Apr 092009

The exciting archaeological discoveries at Gobekli Tepe, a mega­lithic site in southern Turkey that predates Stonehenge by about 6000 years, are reported on the Smithsonian website.  Gobekli Tepe consisted of multiple T-shaped stone pillars, up to 16 feet tall and weighing 7 to 10 tons each, arranged in circular patterns on a hill­top. The location was apparently used for religious purposes and probably preceded the advent of agri­culture in the region.

The link is from Jebadiah Moore’s excellent The Jeblog, where he remarks:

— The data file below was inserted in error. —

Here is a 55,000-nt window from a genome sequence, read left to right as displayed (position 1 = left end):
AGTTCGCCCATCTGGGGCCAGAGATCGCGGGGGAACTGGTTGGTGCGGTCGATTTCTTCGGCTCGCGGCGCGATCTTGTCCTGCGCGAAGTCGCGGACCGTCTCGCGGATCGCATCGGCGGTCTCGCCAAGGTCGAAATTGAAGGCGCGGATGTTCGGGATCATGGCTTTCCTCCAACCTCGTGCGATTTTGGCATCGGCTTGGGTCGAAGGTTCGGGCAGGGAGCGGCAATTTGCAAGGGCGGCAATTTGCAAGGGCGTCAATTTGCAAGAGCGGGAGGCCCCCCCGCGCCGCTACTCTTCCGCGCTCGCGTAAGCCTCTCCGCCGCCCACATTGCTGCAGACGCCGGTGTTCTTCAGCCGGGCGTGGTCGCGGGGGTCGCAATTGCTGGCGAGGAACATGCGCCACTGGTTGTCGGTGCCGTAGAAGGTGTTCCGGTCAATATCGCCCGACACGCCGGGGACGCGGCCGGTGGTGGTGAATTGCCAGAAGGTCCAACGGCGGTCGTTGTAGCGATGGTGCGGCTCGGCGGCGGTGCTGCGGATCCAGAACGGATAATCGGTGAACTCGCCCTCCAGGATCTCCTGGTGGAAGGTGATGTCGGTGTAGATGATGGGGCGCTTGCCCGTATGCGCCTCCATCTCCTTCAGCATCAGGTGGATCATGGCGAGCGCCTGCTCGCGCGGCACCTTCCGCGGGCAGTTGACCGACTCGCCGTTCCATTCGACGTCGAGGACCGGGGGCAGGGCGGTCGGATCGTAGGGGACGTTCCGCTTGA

I really like the theory that the desire to create this place led to the devel­opment of agri­culture rather than the other way around. Perhaps I’m just romantic, but I like the idea that humanity only wrested itself into a single place in order to fulfill a higher goal.

In a similar context, speaking of the Hopewell mounds at the High Bank site in Ohio, I can remember Bob Horn observing that the gods can be useful to humans.


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